What does a Money Changer do?

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  • Written By: Felicia Dye
  • Edited By: Jenn Walker
  • Last Modified Date: 11 November 2019
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A money changer is a person who exchanges one currency for another. The rates at which these trades occur are usually in flux and determined by international exchange rates. A person may act in this capacity independently or he may be employed. His income may result from service fees or fluctuating currency values.

There are a number of reasons that a person may need to exchange one type of currency for another. The primary reason tends to be international tourism. When a person travels to another country, the monetary system is often different. This prevents a person from being able to use her native currency while she is in the foreign country. A money changer is an individual whose services can remedy this situation.

A money changer accepts one type of currency from his client and exchanges it for an equivalent amount in another currency. In some instances, the money changer’s rates will be fixed. It is most common, however, for the trading rates to be determined by current international exchange rates. These are constantly in flux, and the most accurate currency changers usually operate using electronic systems that can respond to exchange rates from one minute to the next. Currency traders with less access to innovative tools are more likely to have a rate that remains fixed throughout the day.


There are two primary ways that a money changer can profit from the services that he provides. Some will charge service fees on each trade they make. Others reap their profits primarily by selling the currency they have obtained when its value increases. For example, if a currency trader got $100 US Dollars (USD) today, it may be possible for him to exchange it to get 7,000 South African rands. If, however, he holds that $100 USD until tomorrow, he may be able to get 8,000 rands for it.

In many countries, tourists are approached by money changers in locations where these individuals realize they are likely to encounter foreigners. They are usually prepared to conduct transactions on the spot and will accept several types of major currency. The exchange rates offered by these individuals is often more favorable to the tourist than those that they would receive if they went into an agency. This practice is often so widespread and open that many people are unaware this normally is considered black market trading and is usually illegal.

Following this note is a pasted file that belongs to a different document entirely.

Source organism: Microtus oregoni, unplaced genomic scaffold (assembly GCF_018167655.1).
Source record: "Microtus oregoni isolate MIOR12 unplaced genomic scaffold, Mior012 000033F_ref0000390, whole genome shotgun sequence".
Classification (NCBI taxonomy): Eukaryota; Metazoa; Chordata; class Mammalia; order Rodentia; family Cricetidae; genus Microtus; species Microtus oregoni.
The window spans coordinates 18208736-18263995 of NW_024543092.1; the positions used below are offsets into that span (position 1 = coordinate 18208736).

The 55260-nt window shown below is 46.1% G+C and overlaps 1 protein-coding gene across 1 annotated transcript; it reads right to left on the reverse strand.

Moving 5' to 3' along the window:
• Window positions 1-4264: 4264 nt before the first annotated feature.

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Post 3

@Drentel - To avoid getting taken advantage of when you exchange money in a foreign country you can get an app or a currency calculator so that you can simply plug in the numbers and figure out what equals what.

Post 2

Even though you can get better currency exchange rates on the black market in the back streets as the article says, I wouldn't want to go that route. You really need to know the current exchange rate to know whether you are getting a good deal or not, and I would be concerned that I would get taken advantage of and come out even further behind than if I gone to one of the agencies with the higher rates in the first place.

Post 1

One of the experiences that still stands out to me most from way too many years ago when I went to Europe as an adult for the first time is the changing of currency. I was using my own money and I was on a tight budget, so I had factored in all of my expenses and I knew how much money I would need to complete the trip.

I landed in Paris and I did a currency exchange from US dollars to French Francs. (I did say it was a long time ago.) I was pleasantly surprised at how far the US dollar went in France at that time. I began thinking that money was not going to

be as tight as I thought.

Then I spent the last week of the vacation in England where all of the money I had saved on the first leg of the trip was quickly eaten up when I exchanged US dollars for English pounds. It is very disheartening when you give someone $100 and you get back half of that in pounds, which was about enough for two decent meals at the time.

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